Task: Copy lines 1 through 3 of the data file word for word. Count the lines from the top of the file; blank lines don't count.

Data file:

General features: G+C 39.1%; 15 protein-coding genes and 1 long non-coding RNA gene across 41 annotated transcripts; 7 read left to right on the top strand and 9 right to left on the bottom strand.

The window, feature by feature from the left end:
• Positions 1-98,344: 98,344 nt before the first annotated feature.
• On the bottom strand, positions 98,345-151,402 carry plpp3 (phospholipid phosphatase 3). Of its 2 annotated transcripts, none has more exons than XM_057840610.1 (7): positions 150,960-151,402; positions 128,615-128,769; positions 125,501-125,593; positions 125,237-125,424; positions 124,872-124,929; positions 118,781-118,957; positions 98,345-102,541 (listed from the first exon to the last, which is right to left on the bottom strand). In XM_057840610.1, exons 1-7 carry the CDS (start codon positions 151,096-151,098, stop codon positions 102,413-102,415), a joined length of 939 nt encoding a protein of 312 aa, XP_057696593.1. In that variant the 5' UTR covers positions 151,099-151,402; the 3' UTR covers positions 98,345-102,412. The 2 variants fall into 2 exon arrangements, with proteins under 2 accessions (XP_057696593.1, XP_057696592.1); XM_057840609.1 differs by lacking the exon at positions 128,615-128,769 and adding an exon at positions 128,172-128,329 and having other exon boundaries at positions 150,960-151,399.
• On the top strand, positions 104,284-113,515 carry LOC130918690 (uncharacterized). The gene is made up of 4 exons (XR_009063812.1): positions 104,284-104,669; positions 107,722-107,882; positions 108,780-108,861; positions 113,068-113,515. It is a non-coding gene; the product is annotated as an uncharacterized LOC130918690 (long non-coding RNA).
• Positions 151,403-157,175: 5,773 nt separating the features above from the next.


General features: G+C 39.1%; 15 protein-coding genes and 1 long non-coding RNA gene across 41 annotated transcripts; 7 read left to right on the top strand and 9 right to left on the bottom strand.

The window, feature by feature from the left end:
• Positions 1-98,344: 98,344 nt before the first annotated feature.